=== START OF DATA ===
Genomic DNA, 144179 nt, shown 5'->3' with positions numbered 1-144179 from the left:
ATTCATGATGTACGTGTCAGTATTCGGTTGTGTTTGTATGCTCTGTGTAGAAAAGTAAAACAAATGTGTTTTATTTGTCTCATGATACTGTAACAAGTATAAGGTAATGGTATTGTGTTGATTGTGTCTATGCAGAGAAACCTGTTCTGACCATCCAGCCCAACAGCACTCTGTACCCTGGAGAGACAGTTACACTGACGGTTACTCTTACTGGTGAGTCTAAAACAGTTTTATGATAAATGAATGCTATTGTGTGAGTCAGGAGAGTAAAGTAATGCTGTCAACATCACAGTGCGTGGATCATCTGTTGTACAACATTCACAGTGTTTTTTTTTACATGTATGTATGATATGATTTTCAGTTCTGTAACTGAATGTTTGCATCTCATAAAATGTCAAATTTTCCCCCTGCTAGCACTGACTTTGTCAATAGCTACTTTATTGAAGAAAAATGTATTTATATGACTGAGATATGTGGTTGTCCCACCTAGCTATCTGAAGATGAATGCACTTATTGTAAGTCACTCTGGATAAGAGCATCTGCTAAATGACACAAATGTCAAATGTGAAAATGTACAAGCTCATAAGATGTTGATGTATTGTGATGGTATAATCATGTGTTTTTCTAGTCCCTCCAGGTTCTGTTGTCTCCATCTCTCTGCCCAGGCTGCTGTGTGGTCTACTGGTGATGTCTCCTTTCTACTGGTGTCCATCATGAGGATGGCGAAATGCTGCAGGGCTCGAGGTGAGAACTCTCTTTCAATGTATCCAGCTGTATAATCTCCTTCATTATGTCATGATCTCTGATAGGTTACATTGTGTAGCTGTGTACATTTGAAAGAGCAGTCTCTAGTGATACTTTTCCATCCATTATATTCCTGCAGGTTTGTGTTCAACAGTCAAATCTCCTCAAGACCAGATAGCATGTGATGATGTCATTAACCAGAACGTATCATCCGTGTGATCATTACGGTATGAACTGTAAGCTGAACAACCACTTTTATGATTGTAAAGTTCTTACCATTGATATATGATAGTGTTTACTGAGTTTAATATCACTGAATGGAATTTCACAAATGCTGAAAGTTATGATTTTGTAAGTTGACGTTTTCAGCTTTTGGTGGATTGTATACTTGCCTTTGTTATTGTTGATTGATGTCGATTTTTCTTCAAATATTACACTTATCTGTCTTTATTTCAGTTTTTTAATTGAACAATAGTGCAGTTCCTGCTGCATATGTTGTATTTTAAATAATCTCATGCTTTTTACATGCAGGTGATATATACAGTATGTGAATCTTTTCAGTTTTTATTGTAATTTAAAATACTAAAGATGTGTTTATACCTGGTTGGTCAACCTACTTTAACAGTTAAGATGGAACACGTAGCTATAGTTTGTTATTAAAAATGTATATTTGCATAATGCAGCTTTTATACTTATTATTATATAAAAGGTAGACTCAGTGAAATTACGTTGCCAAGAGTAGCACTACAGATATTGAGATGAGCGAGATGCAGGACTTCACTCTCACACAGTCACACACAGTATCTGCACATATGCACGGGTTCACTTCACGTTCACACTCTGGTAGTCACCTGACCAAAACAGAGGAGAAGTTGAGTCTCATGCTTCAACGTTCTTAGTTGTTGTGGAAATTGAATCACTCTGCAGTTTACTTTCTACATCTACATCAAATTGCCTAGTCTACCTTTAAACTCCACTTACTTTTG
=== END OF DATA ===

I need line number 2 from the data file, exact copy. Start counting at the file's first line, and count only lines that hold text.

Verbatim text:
ATTCATGATGTACGTGTCAGTATTCGGTTGTGTTTGTATGCTCTGTGTAGAAAAGTAAAACAAATGTGTTTTATTTGTCTCATGATACTGTAACAAGTATAAGGTAATGGTATTGTGTTGATTGTGTCTATGCAGAGAAACCTGTTCTGACCATCCAGCCCAACAGCACTCTGTACCCTGGAGAGACAGTTACACTGACGGTTACTCTTACTGGTGAGTCTAAAACAGTTTTATGATAAATGAATGCTATTGTGTGAGTCAGGAGAGTAAAGTAATGCTGTCAACATCACAGTGCGTGGATCATCTGTTGTACAACATTCACAGTGTTTTTTTTTACATGTATGTATGATATGATTTTCAGTTCTGTAACTGAATGTTTGCATCTCATAAAATGTCAAATTTTCCCCCTGCTAGCACTGACTTTGTCAATAGCTACTTTATTGAAGAAAAATGTATTTATATGACTGAGATATGTGGTTGTCCCACCTAGCTATCTGAAGATGAATGCACTTATTGTAAGTCACTCTGGATAAGAGCATCTGCTAAATGACACAAATGTCAAATGTGAAAATGTACAAGCTCATAAGATGTTGATGTATTGTGATGGTATAATCATGTGTTTTTCTAGTCCCTCCAGGTTCTGTTGTCTCCATCTCTCTGCCCAGGCTGCTGTGTGGTCTACTGGTGATGTCTCCTTTCTACTGGTGTCCATCATGAGGATGGCGAAATGCTGCAGGGCTCGAGGTGAGAACTCTCTTTCAATGTATCCAGCTGTATAATCTCCTTCATTATGTCATGATCTCTGATAGGTTACATTGTGTAGCTGTGTACATTTGAAAGAGCAGTCTCTAGTGATACTTTTCCATCCATTATATTCCTGCAGGTTTGTGTTCAACAGTCAAATCTCCTCAAGACCAGATAGCATGTGATGATGTCATTAACCAGAACGTATCATCCGTGTGATCATTACGGTATGAACTGTAAGCTGAACAACCACTTTTATGATTGTAAAGTTCTTACCATTGATATATGATAGTGTTTACTGAGTTTAATATCACTGAATGGAATTTCACAAATGCTGAAAGTTATGATTTTGTAAGTTGACGTTTTCAGCTTTTGGTGGATTGTATACTTGCCTTTGTTATTGTTGATTGATGTCGATTTTTCTTCAAATATTACACTTATCTGTCTTTATTTCAGTTTTTTAATTGAACAATAGTGCAGTTCCTGCTGCATATGTTGTATTTTAAATAATCTCATGCTTTTTACATGCAGGTGATATATACAGTATGTGAATCTTTTCAGTTTTTATTGTAATTTAAAATACTAAAGATGTGTTTATACCTGGTTGGTCAACCTACTTTAACAGTTAAGATGGAACACGTAGCTATAGTTTGTTATTAAAAATGTATATTTGCATAATGCAGCTTTTATACTTATTATTATATAAAAGGTAGACTCAGTGAAATTACGTTGCCAAGAGTAGCACTACAGATATTGAGATGAGCGAGATGCAGGACTTCACTCTCACACAGTCACACACAGTATCTGCACATATGCACGGGTTCACTTCACGTTCACACTCTGGTAGTCACCTGACCAAAACAGAGGAGAAGTTGAGTCTCATGCTTCAACGTTCTTAGTTGTTGTGGAAATTGAATCACTCTGCAGTTTACTTTCTACATCTACATCAAATTGCCTAGTCTACCTTTAAACTCCACTTACTTTTG